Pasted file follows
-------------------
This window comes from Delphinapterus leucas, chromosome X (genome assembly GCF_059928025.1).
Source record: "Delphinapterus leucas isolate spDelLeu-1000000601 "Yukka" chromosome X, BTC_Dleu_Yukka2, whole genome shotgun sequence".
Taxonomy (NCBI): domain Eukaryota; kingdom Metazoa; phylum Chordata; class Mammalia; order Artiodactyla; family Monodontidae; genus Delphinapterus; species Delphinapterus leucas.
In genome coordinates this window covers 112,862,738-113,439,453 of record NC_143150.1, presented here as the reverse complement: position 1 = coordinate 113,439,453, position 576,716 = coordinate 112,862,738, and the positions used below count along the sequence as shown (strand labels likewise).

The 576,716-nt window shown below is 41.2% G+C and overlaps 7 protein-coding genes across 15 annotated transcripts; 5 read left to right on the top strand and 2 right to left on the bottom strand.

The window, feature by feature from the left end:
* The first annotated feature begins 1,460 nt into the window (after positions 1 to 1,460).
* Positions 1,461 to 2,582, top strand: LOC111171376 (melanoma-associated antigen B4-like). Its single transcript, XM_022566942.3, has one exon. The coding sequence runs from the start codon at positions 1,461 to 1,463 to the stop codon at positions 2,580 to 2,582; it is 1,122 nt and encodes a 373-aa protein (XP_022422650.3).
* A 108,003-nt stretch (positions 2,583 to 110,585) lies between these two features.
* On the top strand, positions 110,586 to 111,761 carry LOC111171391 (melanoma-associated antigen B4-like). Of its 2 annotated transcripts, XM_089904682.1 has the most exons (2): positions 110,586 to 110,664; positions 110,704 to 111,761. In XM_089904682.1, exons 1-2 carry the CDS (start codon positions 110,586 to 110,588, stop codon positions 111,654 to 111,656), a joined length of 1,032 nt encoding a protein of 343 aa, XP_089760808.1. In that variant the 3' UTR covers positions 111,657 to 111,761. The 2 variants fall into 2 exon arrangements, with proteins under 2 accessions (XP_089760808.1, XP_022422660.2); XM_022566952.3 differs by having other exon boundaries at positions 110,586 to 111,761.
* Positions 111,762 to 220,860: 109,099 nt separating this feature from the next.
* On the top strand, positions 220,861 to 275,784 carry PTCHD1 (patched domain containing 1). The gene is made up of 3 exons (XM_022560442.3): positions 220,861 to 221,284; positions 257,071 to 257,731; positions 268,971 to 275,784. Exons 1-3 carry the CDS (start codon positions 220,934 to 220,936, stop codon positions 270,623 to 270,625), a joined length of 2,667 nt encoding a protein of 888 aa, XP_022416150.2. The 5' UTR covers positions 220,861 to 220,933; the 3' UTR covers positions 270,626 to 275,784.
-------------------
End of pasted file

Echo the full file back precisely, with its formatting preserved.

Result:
This window comes from Delphinapterus leucas, chromosome X (genome assembly GCF_059928025.1).
Source record: "Delphinapterus leucas isolate spDelLeu-1000000601 "Yukka" chromosome X, BTC_Dleu_Yukka2, whole genome shotgun sequence".
Taxonomy (NCBI): domain Eukaryota; kingdom Metazoa; phylum Chordata; class Mammalia; order Artiodactyla; family Monodontidae; genus Delphinapterus; species Delphinapterus leucas.
In genome coordinates this window covers 112,862,738-113,439,453 of record NC_143150.1, presented here as the reverse complement: position 1 = coordinate 113,439,453, position 576,716 = coordinate 112,862,738, and the positions used below count along the sequence as shown (strand labels likewise).

The 576,716-nt window shown below is 41.2% G+C and overlaps 7 protein-coding genes across 15 annotated transcripts; 5 read left to right on the top strand and 2 right to left on the bottom strand.

The window, feature by feature from the left end:
* The first annotated feature begins 1,460 nt into the window (after positions 1 to 1,460).
* Positions 1,461 to 2,582, top strand: LOC111171376 (melanoma-associated antigen B4-like). Its single transcript, XM_022566942.3, has one exon. The coding sequence runs from the start codon at positions 1,461 to 1,463 to the stop codon at positions 2,580 to 2,582; it is 1,122 nt and encodes a 373-aa protein (XP_022422650.3).
* A 108,003-nt stretch (positions 2,583 to 110,585) lies between these two features.
* On the top strand, positions 110,586 to 111,761 carry LOC111171391 (melanoma-associated antigen B4-like). Of its 2 annotated transcripts, XM_089904682.1 has the most exons (2): positions 110,586 to 110,664; positions 110,704 to 111,761. In XM_089904682.1, exons 1-2 carry the CDS (start codon positions 110,586 to 110,588, stop codon positions 111,654 to 111,656), a joined length of 1,032 nt encoding a protein of 343 aa, XP_089760808.1. In that variant the 3' UTR covers positions 111,657 to 111,761. The 2 variants fall into 2 exon arrangements, with proteins under 2 accessions (XP_089760808.1, XP_022422660.2); XM_022566952.3 differs by having other exon boundaries at positions 110,586 to 111,761.
* Positions 111,762 to 220,860: 109,099 nt separating this feature from the next.
* On the top strand, positions 220,861 to 275,784 carry PTCHD1 (patched domain containing 1). The gene is made up of 3 exons (XM_022560442.3): positions 220,861 to 221,284; positions 257,071 to 257,731; positions 268,971 to 275,784. Exons 1-3 carry the CDS (start codon positions 220,934 to 220,936, stop codon positions 270,623 to 270,625), a joined length of 2,667 nt encoding a protein of 888 aa, XP_022416150.2. The 5' UTR covers positions 220,861 to 220,933; the 3' UTR covers positions 270,626 to 275,784.